We’re at the tenth appointment with Discover Naples which today takes us directly to the heart of the city centre: palazzo Sansevero. Home of mysteries, crimes and ghosts that roam its rooms.
Before going into the story of one of the many mysterious buildings in Naples, we invite you to read our latest article: Discover Naples, Donna Anna’s palace.
We’re in the 16th century when Paolo di Sangro, first duke of Torremaggiore, commissioned the architect and sculpture Giovanni de Nola to build the building. Not only the palace, de Nola infact will build the church of Santa Maria della Pietà: family’s burial place to replace a votive shrine, inaugurated in 1613 by his son Alessandro.
Di Sangro family is well known above neapolitan people: the mystery that hovers around the figure of Raimondo di Sangro, Paolo’s successor, holds an important position among the mysterious characters of the Neapolitan folklore. Nobleman, inventor, anatomist, alchemist, freemason but above all a great exponent of the European Enlightment, his figure is inextricably linked to the Sansevero chapel and the chattering anatomical machines.
We will talk about Raimondo di Sangro in the next episode; the real main character of our story is the duke of Andria, Fabrizio Carafa…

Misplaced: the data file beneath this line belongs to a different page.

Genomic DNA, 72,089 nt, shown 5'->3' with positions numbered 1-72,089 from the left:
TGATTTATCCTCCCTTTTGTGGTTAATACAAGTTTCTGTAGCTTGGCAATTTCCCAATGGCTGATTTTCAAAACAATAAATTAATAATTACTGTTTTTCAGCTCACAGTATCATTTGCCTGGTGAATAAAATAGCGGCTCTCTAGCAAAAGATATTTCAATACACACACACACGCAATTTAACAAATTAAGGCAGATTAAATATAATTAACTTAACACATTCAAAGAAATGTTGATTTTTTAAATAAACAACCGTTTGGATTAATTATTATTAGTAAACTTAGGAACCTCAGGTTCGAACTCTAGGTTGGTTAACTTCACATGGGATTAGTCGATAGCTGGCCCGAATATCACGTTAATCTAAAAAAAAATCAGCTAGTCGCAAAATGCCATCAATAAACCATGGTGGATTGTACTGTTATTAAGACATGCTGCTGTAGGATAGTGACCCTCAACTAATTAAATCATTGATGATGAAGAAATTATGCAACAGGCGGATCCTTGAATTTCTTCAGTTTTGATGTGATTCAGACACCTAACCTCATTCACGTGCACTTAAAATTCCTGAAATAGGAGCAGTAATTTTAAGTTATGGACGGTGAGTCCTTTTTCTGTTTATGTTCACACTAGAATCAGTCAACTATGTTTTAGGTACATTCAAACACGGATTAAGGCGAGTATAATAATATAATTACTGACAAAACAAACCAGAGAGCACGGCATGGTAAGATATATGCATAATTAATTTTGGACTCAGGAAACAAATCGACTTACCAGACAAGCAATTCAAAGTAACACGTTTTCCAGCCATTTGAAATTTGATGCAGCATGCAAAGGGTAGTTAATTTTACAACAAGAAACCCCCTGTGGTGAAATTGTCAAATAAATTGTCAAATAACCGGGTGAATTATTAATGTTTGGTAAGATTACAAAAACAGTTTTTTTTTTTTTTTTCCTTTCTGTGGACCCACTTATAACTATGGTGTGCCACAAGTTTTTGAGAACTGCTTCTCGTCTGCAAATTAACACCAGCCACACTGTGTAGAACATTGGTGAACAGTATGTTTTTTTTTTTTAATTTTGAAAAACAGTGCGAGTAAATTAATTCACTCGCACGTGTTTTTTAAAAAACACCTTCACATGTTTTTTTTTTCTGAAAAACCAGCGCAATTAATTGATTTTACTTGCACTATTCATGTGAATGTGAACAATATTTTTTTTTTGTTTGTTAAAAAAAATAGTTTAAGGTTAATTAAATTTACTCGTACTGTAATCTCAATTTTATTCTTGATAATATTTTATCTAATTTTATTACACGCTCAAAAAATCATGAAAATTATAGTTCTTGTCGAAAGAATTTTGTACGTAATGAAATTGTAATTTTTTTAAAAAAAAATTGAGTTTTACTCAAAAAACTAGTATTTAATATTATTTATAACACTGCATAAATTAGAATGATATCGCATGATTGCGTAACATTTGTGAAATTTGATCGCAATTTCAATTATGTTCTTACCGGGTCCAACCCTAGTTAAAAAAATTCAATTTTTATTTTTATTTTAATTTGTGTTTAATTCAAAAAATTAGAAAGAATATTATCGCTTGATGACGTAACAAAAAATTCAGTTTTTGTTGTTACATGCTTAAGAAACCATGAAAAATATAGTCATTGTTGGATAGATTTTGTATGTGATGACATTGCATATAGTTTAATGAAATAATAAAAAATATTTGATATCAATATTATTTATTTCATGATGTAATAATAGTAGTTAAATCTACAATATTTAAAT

Maria D’Avalos: an honor killing
Today’s story takes place on the night of 18 October 1590, when Carlo Gesualdo -prince of Venosa and great friend of Torquato Tasso- assassinates Maria D’Avalos and her lover Fabrizio Carafa, Duke of Andria.
After four year of marriage, Maria is tired of her husband Carlo: a man indifferent to everything that happens around him and, most of all, “morbid” towards music rather that his bride.
It is in these circumstances, during a “party” of the Neapolitan aristocracy, that Maria meets Fabrizio, a nobleman husband of Maria Carafa. As result of the meeting, the first gossip about their adulterous relationship was born and it din’t take long for the news to get to Maria’s husband.
On that October night, Carlo found the two lovers together and, blinded by anger, killed them. The dishonor brought to him was so that the man could not contain himself: he exposes the two naked and bleeding bodies outside the palace.
Frightened by the possible revenge of the Carafa, Gesualdo decides to flee from Naples, always feeling guilty. Consequently the palace passed into the hands of Raimondo di Sangro who decided to restore it, but when in 1889 a wing of the building collapsed, it was easy to attribute the evnt to a sort of curse: the palace and those who lived there, would have been cursed until the seventh generation.
If you liked this story, do not miss the next appointment with Discover Naples: Cappella Sansevero and the Sansevero Prince, Raimondo di Sangro. In the meantime
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